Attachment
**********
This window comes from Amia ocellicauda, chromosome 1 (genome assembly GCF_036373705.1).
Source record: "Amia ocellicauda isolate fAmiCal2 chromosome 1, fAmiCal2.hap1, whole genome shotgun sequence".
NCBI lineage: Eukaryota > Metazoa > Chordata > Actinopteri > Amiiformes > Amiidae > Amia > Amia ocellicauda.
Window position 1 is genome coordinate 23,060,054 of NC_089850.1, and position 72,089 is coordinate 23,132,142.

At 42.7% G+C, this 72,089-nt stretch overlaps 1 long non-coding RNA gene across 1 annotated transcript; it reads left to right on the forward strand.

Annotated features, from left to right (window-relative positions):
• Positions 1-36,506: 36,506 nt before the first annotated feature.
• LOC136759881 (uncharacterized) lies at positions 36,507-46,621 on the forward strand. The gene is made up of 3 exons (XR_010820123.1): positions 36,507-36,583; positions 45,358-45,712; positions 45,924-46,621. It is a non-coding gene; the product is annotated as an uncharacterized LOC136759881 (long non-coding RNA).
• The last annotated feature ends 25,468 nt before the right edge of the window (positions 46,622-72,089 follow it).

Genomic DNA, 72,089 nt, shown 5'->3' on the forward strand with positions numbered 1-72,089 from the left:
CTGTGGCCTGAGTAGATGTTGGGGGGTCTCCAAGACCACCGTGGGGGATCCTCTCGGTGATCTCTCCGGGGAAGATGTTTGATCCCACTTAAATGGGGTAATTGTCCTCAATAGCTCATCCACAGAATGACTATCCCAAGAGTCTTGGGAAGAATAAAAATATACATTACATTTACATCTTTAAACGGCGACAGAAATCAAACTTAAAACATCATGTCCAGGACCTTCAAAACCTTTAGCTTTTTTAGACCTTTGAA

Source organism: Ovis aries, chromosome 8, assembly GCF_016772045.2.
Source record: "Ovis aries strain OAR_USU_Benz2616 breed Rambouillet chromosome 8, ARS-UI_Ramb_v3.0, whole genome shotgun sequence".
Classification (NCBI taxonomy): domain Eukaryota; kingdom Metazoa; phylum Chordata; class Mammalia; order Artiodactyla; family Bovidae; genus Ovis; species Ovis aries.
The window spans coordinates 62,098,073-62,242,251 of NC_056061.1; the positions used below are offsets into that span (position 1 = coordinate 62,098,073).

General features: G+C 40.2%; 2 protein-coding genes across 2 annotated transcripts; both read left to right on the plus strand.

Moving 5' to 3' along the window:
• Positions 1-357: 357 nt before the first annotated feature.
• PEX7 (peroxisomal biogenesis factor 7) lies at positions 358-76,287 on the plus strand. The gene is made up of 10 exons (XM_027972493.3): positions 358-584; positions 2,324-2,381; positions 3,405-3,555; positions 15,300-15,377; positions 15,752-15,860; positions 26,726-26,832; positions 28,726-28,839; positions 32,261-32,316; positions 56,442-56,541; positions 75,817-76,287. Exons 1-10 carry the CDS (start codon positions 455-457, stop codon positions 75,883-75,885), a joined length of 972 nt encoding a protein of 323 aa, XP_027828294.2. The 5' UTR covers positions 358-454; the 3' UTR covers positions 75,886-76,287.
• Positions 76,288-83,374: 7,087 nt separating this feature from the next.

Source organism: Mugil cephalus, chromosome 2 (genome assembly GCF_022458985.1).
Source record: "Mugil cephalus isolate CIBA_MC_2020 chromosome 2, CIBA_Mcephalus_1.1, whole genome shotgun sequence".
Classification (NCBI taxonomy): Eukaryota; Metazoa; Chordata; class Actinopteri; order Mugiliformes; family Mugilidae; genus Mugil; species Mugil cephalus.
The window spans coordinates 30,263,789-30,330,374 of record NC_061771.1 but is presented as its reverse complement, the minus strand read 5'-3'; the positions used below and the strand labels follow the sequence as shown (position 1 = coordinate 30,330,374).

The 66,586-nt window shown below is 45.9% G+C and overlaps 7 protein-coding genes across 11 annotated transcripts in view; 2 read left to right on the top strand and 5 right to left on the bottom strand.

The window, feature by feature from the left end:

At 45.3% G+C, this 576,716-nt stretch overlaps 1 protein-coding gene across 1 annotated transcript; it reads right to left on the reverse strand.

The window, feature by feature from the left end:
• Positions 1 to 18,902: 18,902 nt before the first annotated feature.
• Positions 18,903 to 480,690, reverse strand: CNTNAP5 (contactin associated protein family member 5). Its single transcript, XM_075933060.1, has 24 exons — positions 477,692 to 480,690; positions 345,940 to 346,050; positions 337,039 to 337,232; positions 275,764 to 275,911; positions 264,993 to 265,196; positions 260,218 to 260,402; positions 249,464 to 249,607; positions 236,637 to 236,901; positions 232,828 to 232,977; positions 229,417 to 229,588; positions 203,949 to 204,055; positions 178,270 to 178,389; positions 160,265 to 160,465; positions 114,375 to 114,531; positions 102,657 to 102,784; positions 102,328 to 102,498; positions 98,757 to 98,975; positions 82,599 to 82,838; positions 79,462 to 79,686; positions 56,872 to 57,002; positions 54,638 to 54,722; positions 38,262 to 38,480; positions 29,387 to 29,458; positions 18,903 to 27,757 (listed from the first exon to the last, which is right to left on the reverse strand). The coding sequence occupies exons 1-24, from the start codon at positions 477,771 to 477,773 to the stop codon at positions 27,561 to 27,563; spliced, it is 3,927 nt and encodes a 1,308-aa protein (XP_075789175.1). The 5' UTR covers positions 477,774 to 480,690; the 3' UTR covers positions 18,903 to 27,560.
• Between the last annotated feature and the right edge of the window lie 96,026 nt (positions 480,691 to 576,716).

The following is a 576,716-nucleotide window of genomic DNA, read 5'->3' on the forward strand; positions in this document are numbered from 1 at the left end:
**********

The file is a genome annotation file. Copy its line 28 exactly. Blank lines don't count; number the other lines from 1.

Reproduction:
The window, feature by feature from the left end: